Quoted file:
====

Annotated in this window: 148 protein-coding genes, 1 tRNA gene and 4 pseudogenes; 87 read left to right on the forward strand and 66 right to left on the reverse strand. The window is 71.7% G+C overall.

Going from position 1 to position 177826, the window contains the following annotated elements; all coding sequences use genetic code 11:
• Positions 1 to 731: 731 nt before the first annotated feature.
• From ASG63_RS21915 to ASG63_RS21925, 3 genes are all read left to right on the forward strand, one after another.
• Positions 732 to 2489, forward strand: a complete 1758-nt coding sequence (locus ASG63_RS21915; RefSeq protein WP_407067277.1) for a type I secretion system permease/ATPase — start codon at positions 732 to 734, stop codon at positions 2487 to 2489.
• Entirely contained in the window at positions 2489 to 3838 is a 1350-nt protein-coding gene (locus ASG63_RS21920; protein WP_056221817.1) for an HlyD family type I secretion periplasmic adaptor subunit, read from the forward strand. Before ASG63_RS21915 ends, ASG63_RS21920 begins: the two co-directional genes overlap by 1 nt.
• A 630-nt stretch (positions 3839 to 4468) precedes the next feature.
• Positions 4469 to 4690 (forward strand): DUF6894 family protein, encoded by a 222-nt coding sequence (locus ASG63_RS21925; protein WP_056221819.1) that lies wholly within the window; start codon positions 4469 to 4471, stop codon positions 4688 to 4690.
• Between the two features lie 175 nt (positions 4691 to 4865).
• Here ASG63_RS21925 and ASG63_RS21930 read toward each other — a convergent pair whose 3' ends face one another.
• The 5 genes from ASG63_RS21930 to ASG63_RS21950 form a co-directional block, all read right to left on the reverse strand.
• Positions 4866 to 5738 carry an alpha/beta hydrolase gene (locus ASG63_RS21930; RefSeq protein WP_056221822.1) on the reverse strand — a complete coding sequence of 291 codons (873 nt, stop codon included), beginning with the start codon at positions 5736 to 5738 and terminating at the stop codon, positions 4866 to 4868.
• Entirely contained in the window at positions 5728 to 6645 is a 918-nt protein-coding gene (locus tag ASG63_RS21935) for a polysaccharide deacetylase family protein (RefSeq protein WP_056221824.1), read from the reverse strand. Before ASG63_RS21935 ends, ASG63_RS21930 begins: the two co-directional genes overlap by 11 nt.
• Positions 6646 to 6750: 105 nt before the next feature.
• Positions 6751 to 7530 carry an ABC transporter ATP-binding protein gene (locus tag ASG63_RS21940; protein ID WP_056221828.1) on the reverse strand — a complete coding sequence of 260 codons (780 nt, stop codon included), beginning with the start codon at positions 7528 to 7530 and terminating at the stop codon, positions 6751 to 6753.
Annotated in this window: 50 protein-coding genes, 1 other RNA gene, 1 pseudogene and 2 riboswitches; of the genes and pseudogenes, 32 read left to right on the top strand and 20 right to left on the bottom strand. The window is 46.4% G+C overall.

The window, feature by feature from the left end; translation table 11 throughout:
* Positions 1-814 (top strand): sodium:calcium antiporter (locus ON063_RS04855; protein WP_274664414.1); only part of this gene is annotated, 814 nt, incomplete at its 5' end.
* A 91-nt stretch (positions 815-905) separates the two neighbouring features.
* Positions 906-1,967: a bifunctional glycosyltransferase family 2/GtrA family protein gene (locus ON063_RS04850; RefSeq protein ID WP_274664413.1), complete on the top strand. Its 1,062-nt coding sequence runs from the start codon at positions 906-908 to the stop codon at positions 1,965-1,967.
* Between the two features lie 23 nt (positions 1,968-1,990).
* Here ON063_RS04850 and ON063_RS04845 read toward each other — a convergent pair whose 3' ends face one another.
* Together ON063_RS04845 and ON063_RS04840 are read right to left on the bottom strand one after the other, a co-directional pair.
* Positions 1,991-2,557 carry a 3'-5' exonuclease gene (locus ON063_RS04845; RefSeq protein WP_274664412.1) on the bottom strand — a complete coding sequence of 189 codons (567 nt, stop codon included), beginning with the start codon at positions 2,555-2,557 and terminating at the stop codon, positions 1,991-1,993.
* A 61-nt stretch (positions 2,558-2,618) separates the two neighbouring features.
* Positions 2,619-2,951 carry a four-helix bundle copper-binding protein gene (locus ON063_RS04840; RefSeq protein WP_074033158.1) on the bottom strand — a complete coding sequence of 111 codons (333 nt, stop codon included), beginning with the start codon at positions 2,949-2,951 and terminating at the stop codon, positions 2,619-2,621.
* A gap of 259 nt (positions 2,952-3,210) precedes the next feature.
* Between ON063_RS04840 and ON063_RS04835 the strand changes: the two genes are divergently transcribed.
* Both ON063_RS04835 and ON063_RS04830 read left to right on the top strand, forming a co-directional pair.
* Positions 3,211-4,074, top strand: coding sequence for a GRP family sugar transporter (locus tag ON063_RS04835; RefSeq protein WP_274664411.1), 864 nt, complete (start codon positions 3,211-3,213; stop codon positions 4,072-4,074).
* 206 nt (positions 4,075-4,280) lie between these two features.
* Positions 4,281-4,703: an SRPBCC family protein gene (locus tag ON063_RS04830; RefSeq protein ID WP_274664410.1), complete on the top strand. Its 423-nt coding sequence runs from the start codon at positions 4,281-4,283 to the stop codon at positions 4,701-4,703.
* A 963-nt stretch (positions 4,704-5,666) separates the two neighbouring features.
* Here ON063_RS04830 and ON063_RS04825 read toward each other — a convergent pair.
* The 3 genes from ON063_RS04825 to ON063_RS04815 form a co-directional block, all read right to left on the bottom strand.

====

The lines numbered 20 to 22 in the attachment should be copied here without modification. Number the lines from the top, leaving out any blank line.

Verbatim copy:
* Positions 906-1,967: a bifunctional glycosyltransferase family 2/GtrA family protein gene (locus ON063_RS04850; RefSeq protein ID WP_274664413.1), complete on the top strand. Its 1,062-nt coding sequence runs from the start codon at positions 906-908 to the stop codon at positions 1,965-1,967.
* Between the two features lie 23 nt (positions 1,968-1,990).
* Here ON063_RS04850 and ON063_RS04845 read toward each other — a convergent pair whose 3' ends face one another.